By William Branigin
Washington Post Staff Writer
Tuesday, October 17, 2006; 10:52 AM
Invoking the memory of the victims of the Sept. 11, 2001, terrorist attacks, President Bush today signed into law a bill that allows tough interrogation of terrorist suspects and establishes military commissions to try them.
In a speech before signing the Military Commissions Act of 2006, Bush said the new law "is one of the most important pieces of legislation in the war on terror" and "will save American lives."
He said it will allow the CIA to continue a previously secret program to detain and interrogate terrorist suspects in clandestine prisons abroad, a program he called "one of the most successful intelligence efforts in American history" and one that "has helped prevent attacks on our country."
The new law also will "allow us to prosecute captured terrorists for war crimes," bringing to justice the al-Qaeda operatives who plotted the Sept. 11 attacks, the October 2000 suicide bombing of the USS Cole in Yemen and the August 1998 truck bombings of U.S. embassies in Kenya and Tanzania, Bush said.
The legislation was approved by Congress late last month after a debate in which opponents charged that a key provision — ruling out habeas corpus petitions for foreigners held in the war on terrorism — was unconstitutional. A key foe of that provision, Sen. Arlen Specter (R-Pa.), chairman of the Senate Judiciary Committee, tried unsuccessfully to delete it, but ended up voting for the overall bill anyway on grounds that the Supreme Court would be likely to strike the provision down. The writ of habeas corpus, which is enshrined in the U.S. Constitution, allows people to challenge in court the legality of their detention, essentially meaning that they cannot be held indefinitely without charge or trial.
The new law authorizes the president "to establish military commissions for the trial of alien unlawful enemy combatants engaged in hostilities against the United States for violations of the law of war and other offenses. . . ." Under the rules in the bill, statements obtained from a detainee by torture would not be admissible as evidence, but information extracted using harsh interrogation methods that violate a ban on "cruel, inhuman or degrading treatment" would be allowed if they were obtained before the Detainee Treatment Act of 2005 went into effect on Dec. 30 and if a judge found them to be reliable and in the "interests of justice."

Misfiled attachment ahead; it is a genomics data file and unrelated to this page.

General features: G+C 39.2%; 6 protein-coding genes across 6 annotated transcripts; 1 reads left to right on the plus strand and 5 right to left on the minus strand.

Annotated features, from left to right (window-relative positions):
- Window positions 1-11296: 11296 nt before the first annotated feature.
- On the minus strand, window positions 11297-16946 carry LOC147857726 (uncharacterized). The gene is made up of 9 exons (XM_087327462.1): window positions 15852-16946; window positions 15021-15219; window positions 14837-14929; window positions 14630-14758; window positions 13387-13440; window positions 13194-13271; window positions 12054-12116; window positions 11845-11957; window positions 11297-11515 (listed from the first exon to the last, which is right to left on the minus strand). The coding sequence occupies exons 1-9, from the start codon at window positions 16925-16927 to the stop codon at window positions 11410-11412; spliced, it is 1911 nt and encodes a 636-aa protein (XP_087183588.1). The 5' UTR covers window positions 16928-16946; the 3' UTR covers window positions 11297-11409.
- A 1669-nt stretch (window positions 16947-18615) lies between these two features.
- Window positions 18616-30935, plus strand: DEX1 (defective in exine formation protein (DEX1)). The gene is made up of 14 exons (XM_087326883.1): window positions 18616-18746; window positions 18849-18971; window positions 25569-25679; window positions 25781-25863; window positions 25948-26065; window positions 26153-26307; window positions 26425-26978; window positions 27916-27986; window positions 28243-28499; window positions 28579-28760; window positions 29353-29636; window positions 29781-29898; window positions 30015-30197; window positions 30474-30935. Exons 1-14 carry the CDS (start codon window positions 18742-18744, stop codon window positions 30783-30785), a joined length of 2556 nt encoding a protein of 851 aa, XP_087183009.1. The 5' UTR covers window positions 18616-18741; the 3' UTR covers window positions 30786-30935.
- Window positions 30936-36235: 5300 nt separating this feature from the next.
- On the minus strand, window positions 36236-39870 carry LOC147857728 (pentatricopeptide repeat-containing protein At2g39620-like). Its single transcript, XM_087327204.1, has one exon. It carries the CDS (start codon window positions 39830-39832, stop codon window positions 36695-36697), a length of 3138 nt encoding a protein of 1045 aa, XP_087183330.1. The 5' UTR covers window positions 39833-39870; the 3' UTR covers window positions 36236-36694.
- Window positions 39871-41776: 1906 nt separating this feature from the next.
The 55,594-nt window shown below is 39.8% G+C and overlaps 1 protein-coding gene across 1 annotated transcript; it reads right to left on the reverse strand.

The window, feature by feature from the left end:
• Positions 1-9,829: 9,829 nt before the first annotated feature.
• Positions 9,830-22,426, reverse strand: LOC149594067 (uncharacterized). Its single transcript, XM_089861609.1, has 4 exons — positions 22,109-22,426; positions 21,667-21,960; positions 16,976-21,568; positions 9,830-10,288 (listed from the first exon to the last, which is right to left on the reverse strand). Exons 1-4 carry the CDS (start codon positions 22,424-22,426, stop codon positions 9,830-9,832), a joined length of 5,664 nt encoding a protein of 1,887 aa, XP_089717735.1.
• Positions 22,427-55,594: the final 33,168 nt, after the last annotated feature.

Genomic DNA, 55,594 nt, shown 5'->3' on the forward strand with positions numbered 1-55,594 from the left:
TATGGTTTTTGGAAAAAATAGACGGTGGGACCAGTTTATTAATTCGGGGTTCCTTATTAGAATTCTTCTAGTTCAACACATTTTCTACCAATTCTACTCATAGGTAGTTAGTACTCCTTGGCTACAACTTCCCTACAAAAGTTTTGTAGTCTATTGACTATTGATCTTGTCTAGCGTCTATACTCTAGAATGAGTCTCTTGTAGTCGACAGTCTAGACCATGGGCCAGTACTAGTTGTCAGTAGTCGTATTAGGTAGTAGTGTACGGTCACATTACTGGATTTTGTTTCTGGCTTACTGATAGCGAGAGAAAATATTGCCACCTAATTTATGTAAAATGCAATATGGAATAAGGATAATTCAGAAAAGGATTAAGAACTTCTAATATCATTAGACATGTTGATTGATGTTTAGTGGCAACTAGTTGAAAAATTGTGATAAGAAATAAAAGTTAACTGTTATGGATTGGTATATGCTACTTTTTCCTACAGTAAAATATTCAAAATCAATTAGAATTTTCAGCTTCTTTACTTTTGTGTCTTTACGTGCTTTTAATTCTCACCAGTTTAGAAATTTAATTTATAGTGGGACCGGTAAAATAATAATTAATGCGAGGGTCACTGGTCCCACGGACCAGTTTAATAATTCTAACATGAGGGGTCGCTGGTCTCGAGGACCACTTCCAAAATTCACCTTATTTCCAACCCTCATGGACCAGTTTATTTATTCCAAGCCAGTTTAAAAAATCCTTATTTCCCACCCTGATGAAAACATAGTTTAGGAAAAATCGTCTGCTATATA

The legislation also sets the parameters for interrogating terrorism suspects. It bars the president from authorizing any interrogation techniques that amount to war crimes, which it says include torture, murder, mutilation or maiming, rape, sexual abuse, serious bodily injury, hostage-taking, biological experiments and cruel or inhuman treatment. However, the president could "interpret the meaning and application" of Geneva Convention standards regarding less severe interrogation methods.
Under a compromise with three recalcitrant Republican senators, the bill omitted a provision sought by Bush that interpreted U.S. obligations under Common Article 3 of the Geneva Conventions. Critics said that provision amounted to redefining a key part of the conventions and would put captured U.S. troops at risk if an enemy decided to do the same.
In today’s statement in the East Room of the White House, Bush declared, "With the bill I’m about to sign, the men our intelligence officials believe orchestrated the murder of nearly 3,000 innocent people will face justice." He mentioned specifically Khalid Sheik Mohammed, the suspected mastermind of the Sept. 11 attacks, and Ramzi Binalshibh, a top al-Qaeda member allegedly involved in planning the attacks. They were among 14 detainees who were transferred to the U.S. naval base at Guantanamo Bay, Cuba, last month after being held and interrogated by the CIA in secret detention facilities overseas.
Among those attending the signing ceremony today were Vice President Cheney, Defense Secretary Donald H. Rumsfeld, Attorney General Alberto R. Gonzales, CIA director Michael V. Hayden and Gen. Peter Pace, chairman of the Joint Chiefs of Staff.
Bush said the new law "sends a clear message: This nation is patient and decent and fair, and we will never back down from the threats to our freedom. . . . will meet our obligation to protect our people. And no matter how long it takes, justice will be done."
He said the law "allows for the clarity our intelligence professionals need to continue questioning terrorists and saving lives," adding that it "provides legal protections that ensure our military and intelligence personnel will not have to fear lawsuits filed by terrorists simply for doing their jobs."
Bush hailed what he described as successes of the CIA detention program. "Were it not for this program, our intelligence community believes that al-Qaeda and its allies would have succeeded in launching another attack against the American homeland," he said. "By allowing our intelligence professionals to continue this vital program, this bill will save American lives."
The military commissions "will provide a fair trial in which the accused are presumed innocent, have access to an attorney and can hear all the evidence against them," Bush said. "These military commissions are lawful, they are fair, and they are necessary."
Saying that the bill "reaffirms our determination to win the war on terror," he concluded by announcing he was signing it "in memory of the victims of September the 11th."